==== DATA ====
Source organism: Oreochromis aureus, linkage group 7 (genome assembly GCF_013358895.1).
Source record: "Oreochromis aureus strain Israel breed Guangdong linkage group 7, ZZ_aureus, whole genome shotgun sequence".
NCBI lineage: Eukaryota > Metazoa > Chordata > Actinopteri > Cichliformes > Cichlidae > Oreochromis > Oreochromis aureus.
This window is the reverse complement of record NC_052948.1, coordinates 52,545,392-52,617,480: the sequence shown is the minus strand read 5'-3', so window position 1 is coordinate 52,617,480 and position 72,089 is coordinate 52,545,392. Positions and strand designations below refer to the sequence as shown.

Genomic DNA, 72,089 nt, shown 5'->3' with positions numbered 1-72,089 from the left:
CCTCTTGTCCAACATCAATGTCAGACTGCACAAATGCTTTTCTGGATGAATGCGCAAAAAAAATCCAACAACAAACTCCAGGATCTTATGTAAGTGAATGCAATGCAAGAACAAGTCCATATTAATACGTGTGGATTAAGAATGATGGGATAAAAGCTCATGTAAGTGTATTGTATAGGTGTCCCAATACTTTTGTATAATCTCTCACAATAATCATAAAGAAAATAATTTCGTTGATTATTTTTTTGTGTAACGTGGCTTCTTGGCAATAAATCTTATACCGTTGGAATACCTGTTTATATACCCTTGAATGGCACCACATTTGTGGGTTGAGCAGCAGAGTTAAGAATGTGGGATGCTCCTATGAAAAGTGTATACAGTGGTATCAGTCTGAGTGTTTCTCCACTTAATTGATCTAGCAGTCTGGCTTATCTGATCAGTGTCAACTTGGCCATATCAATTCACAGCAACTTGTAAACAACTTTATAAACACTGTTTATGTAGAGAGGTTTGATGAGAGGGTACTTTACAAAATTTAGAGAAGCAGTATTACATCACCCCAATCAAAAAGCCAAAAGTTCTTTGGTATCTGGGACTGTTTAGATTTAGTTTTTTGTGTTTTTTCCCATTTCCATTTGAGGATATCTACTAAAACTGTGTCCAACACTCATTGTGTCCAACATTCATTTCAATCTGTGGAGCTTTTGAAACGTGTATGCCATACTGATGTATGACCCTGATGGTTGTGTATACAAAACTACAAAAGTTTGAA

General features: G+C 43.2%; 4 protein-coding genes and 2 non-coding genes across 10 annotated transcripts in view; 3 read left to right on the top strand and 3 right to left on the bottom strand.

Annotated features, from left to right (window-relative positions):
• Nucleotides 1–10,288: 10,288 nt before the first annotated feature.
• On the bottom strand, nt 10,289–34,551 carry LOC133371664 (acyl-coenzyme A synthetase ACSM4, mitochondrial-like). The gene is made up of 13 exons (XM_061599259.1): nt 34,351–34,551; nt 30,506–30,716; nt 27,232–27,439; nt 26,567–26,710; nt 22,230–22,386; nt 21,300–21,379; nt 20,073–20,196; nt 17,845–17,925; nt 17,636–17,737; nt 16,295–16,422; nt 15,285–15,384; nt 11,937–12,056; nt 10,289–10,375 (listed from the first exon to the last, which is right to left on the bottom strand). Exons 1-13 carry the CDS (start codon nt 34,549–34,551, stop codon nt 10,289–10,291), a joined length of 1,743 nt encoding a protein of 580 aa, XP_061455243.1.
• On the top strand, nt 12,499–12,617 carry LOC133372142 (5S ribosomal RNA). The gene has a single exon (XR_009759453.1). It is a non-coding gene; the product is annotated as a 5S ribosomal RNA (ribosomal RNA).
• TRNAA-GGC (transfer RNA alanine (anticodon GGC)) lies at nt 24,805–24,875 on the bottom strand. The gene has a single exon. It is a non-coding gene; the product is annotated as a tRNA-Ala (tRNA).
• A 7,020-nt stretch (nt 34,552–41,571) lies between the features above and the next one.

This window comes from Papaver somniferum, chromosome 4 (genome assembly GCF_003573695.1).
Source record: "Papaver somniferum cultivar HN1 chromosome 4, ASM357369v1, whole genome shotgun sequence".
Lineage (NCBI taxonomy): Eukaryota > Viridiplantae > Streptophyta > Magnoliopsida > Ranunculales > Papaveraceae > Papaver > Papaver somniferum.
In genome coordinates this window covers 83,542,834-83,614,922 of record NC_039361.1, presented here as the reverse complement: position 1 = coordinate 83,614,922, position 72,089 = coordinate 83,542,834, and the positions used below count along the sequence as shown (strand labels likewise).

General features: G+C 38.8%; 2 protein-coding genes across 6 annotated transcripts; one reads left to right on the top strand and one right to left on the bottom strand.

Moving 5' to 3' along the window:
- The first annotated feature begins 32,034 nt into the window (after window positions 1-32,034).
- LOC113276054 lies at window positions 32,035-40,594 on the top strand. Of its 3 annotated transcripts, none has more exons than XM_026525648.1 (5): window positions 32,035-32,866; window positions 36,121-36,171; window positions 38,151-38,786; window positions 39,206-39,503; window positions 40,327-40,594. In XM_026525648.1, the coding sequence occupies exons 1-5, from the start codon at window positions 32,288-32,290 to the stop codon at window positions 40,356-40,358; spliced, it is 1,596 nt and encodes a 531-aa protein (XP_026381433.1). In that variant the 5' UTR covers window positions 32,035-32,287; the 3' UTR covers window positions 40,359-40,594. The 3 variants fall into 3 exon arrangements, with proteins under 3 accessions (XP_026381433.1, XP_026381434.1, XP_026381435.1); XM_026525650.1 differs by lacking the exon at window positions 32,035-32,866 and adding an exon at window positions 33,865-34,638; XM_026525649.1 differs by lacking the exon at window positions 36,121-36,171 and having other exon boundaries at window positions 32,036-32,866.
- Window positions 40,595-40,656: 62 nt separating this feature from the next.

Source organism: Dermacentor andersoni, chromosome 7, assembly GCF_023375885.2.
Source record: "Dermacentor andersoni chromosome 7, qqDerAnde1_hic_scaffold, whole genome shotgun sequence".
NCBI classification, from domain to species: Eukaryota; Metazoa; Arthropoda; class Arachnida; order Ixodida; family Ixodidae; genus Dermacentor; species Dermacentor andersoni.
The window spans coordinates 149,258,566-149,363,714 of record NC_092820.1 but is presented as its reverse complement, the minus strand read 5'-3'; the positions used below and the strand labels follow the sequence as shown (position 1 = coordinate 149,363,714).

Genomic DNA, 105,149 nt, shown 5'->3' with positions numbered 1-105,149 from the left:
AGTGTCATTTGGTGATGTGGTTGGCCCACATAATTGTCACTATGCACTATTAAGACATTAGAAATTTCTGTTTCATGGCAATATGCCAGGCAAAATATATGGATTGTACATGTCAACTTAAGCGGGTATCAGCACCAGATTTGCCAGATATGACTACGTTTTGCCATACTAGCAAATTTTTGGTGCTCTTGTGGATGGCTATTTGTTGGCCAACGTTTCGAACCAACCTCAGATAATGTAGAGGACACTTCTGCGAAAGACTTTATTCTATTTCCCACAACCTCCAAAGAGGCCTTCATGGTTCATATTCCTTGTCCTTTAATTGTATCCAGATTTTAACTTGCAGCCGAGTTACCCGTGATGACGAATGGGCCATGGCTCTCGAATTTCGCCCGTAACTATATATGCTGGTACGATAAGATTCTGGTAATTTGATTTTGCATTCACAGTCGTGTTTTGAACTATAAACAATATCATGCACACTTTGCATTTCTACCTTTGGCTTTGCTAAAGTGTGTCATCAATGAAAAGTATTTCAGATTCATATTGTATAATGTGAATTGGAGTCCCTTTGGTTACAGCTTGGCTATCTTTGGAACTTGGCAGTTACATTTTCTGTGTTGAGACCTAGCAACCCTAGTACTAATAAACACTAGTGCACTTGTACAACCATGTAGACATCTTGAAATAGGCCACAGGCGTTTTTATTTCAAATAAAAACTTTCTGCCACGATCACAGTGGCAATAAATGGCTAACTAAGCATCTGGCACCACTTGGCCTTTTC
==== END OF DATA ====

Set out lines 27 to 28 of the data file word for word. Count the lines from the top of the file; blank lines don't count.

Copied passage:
Genomic DNA, 105,149 nt, shown 5'->3' with positions numbered 1-105,149 from the left:
AGTGTCATTTGGTGATGTGGTTGGCCCACATAATTGTCACTATGCACTATTAAGACATTAGAAATTTCTGTTTCATGGCAATATGCCAGGCAAAATATATGGATTGTACATGTCAACTTAAGCGGGTATCAGCACCAGATTTGCCAGATATGACTACGTTTTGCCATACTAGCAAATTTTTGGTGCTCTTGTGGATGGCTATTTGTTGGCCAACGTTTCGAACCAACCTCAGATAATGTAGAGGACACTTCTGCGAAAGACTTTATTCTATTTCCCACAACCTCCAAAGAGGCCTTCATGGTTCATATTCCTTGTCCTTTAATTGTATCCAGATTTTAACTTGCAGCCGAGTTACCCGTGATGACGAATGGGCCATGGCTCTCGAATTTCGCCCGTAACTATATATGCTGGTACGATAAGATTCTGGTAATTTGATTTTGCATTCACAGTCGTGTTTTGAACTATAAACAATATCATGCACACTTTGCATTTCTACCTTTGGCTTTGCTAAAGTGTGTCATCAATGAAAAGTATTTCAGATTCATATTGTATAATGTGAATTGGAGTCCCTTTGGTTACAGCTTGGCTATCTTTGGAACTTGGCAGTTACATTTTCTGTGTTGAGACCTAGCAACCCTAGTACTAATAAACACTAGTGCACTTGTACAACCATGTAGACATCTTGAAATAGGCCACAGGCGTTTTTATTTCAAATAAAAACTTTCTGCCACGATCACAGTGGCAATAAATGGCTAACTAAGCATCTGGCACCACTTGGCCTTTTC